Pattu Pavadai or Langavoni
In the part of Southern India, the traditional wear that distinguishes a girl before her marriage is the Langa davani or Pattu Pavadai or Pavadi Dhavani or Langavoni. One of type of Lehenga, this outfit is generally worn by all-teen girls kids and who have reached the early years of their adolescence. Pavadai Dhavani is a dress that girls wear typically till the time they get married, therefore symbolizing their singlehood. It is a three-piece attire consisting of a Top and a Lehenga(skirt) and a voni, oni, or davani, which is a fabric usually 2 to 2.5 metres (6 ft 7 into 8 ft 2 in) in length. The voni is wrapped diagonally over choli or blouse (a tight-fitting crop top, the same as that worn with a sari). It is generally made of silk and glorifies the look of South Indian girls. In all four states of south India, this traditional attire has various names. It is Langa Davani in Karnataka, Langavoni in Andhra Pradesh. Pattu Pavadai in Tamil Nadu.
Origin & History
Dravidian culture, since its conception has had little or no influence from outside culture. So, one can date behind the origin of this dressing to the Dravidian culture and traditions. With the history of silk and saris, the folklore of Pattu Pavadai has also introduced. The Pattu Pavadai is quite similar to saris in many ways. The borders of the Pavadai woven in similar formats to the sari. The border pettu along the blouse has the same pattern as the Pavadai.
Style & Attire
In brilliant and vibrant colours, the Pattu Pavadai has indeed caused a luxurious feast of tradition in South India states. The brilliance of this dress lies in its contrasting border and its fabric. There is an exciting combination of colours in which this attire is available, and the edges of the border are interestingly varied and designed. Pattu pavadai designs influenced by the various geometric and other designs found on the temples and surroundings of the regions. With the latest dyeing technology, the hues and style in this attire have created a massive distinction in this dress.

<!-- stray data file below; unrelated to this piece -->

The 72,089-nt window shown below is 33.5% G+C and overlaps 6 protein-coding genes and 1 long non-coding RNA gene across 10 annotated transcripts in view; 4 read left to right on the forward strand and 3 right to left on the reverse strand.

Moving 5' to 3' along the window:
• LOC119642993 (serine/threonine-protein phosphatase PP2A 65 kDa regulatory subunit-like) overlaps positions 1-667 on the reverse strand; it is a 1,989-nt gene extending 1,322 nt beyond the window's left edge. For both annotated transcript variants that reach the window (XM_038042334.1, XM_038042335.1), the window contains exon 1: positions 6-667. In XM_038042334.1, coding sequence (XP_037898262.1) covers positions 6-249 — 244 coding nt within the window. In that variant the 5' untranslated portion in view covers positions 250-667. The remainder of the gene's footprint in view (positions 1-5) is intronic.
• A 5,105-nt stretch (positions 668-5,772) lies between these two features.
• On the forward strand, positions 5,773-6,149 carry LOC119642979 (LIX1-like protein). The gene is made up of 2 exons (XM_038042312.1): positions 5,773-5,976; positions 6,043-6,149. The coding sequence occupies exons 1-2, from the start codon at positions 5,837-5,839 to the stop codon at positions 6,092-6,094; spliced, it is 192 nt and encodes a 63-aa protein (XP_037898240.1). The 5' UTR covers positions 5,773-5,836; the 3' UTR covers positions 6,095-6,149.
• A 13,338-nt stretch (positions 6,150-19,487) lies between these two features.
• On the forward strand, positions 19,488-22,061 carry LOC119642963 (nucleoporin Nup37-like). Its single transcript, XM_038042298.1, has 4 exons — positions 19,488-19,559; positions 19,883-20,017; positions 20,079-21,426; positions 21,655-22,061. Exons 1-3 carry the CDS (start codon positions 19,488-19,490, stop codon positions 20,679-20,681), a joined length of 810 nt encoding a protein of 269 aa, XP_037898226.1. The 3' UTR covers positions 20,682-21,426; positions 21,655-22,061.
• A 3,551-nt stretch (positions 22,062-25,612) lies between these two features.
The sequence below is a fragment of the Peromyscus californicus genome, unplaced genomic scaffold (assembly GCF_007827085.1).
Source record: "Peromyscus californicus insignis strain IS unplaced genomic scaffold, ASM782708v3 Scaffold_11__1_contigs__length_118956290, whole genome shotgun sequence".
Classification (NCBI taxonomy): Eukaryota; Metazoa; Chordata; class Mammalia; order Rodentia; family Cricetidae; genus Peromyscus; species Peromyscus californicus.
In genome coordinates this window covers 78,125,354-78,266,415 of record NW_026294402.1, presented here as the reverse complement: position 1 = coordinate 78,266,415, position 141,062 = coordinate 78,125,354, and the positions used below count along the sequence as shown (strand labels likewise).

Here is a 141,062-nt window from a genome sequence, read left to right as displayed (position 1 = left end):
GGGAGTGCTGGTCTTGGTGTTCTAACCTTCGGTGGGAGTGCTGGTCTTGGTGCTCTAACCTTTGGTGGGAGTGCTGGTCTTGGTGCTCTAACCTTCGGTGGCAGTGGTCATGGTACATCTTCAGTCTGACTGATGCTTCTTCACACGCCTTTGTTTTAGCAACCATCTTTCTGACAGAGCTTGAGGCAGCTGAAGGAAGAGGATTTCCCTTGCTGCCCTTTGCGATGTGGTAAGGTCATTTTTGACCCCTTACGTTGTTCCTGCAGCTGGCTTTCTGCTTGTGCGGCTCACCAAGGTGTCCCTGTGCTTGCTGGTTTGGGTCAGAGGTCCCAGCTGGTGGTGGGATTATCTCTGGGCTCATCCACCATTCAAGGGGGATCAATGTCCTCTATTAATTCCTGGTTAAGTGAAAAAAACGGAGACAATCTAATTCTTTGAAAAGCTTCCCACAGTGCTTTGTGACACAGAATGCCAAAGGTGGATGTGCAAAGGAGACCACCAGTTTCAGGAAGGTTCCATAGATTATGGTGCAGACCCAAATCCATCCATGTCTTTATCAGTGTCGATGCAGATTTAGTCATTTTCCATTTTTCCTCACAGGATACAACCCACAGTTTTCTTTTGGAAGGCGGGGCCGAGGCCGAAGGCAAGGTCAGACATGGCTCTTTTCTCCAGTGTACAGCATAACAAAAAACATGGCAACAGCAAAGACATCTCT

Influence over the Years
Beginning days witnessed the Langa davani or Pattu Pavadai as simple silk dress that used to resemble traditional, bright and vibrant. Its is indeed a beauty to wear. Today, with the impact of various cultures, there have been some minor differences happening in this traditional wear. In some lands, the Pavadai has beadwork, mirror works, stone works, Zardosi, cutwork and heavy embroidered.
There are lots of traditional Indian materials used in the making of pattu pavadai such as Kanchipuram pure silk, Dharmavaram pattu, Pochampally pattu, Ikat Silk, Banarasi Silk, Patola Silk, Arani Silk, Coimbatore Soft silk, Chettinadu cotton, Handloom cotton, Kasavu pavadai etc.
If a girl stops wearing this attire, it indicates that the girl is now of marriageable age. The age-old tradition and culture says that when the girl comes of age that gets into her adolescent phase; in the ceremony held for her she is given this Pattu Pavadai in the initial stage while in the second stage she is given a sari. This ceremony, however, has decreased with the modernization of the world. With the introduction of dyeing, a lot of different hues observed in the Pattu Pavadai.
There has been a lot of global impact in South India. It is the main reason why the Pattu Pavadai has gone from the books of traditional attire to the present times. Of course, even now most of the south Indian weddings, one would find kids wearing Pattupavadai, but nowadays dresses or Salwar suits have largely replaced it.
Wearing the Attire
The golden borders along the lengths of pavada Satta come alive with the complement of gold plated jewellery. However, avoid heavy ornaments since the fundamental essence of this dress is meant to portray teenage and childlike innocence of the little girl. Usually, a tiny strand of jasmine blends excellently with the immaculateness of the little girls.
Young girls mostly wear this attire during south Indian festivals such as Pongal, Deepavali, Onam, Chithirai Thiruvizha, Dasara, Navarathri, Ugadi, Pooram, Mahamaham Festival or significant functions. When one visits the southern states of India, one can see young girls dazzling in the shades of this gorgeous attire during weddings events. The silk makes it a material exceptionally meant for festivals and functions. The beauty of silk lies in its softness and hues—the material silk suits not only the occasion but also sustainable and environment friendly. Given the festivities and the ambience, silk is the best-suited fabric of all times.
Important Facts & Comparisons
* In the earlier time, even today in few parts of south India, the girls who come of age are presented a sari after taking the pattu pavadai from their hands to mark their coming of age
* The Langa is typically long coming to the toes and, the Langa and blouse / choli are of bright contrast colours